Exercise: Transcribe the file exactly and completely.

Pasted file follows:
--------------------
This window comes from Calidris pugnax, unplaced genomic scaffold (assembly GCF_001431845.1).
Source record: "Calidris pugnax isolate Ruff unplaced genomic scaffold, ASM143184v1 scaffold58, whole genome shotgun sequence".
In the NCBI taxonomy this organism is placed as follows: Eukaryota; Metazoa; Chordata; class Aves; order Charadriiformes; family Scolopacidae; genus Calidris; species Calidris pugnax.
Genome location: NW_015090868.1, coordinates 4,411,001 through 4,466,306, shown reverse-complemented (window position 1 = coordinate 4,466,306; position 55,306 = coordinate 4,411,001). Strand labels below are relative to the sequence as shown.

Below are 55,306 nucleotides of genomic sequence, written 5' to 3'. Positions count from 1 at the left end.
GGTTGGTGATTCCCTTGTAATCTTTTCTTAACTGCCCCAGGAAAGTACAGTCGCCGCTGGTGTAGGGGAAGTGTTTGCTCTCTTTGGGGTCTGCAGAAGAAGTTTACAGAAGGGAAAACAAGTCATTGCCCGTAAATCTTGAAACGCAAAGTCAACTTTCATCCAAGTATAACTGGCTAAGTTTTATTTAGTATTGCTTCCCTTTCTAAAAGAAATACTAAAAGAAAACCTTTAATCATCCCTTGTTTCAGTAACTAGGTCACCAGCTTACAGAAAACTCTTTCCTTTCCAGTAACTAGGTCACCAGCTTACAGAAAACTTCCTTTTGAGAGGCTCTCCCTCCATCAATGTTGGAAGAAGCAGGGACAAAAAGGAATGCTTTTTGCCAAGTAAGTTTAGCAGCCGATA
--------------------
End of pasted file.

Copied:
This window comes from Calidris pugnax, unplaced genomic scaffold (assembly GCF_001431845.1).
Source record: "Calidris pugnax isolate Ruff unplaced genomic scaffold, ASM143184v1 scaffold58, whole genome shotgun sequence".
In the NCBI taxonomy this organism is placed as follows: Eukaryota; Metazoa; Chordata; class Aves; order Charadriiformes; family Scolopacidae; genus Calidris; species Calidris pugnax.
Genome location: NW_015090868.1, coordinates 4,411,001 through 4,466,306, shown reverse-complemented (window position 1 = coordinate 4,466,306; position 55,306 = coordinate 4,411,001). Strand labels below are relative to the sequence as shown.

Below are 55,306 nucleotides of genomic sequence, written 5' to 3'. Positions count from 1 at the left end.
GGTTGGTGATTCCCTTGTAATCTTTTCTTAACTGCCCCAGGAAAGTACAGTCGCCGCTGGTGTAGGGGAAGTGTTTGCTCTCTTTGGGGTCTGCAGAAGAAGTTTACAGAAGGGAAAACAAGTCATTGCCCGTAAATCTTGAAACGCAAAGTCAACTTTCATCCAAGTATAACTGGCTAAGTTTTATTTAGTATTGCTTCCCTTTCTAAAAGAAATACTAAAAGAAAACCTTTAATCATCCCTTGTTTCAGTAACTAGGTCACCAGCTTACAGAAAACTCTTTCCTTTCCAGTAACTAGGTCACCAGCTTACAGAAAACTTCCTTTTGAGAGGCTCTCCCTCCATCAATGTTGGAAGAAGCAGGGACAAAAAGGAATGCTTTTTGCCAAGTAAGTTTAGCAGCCGATA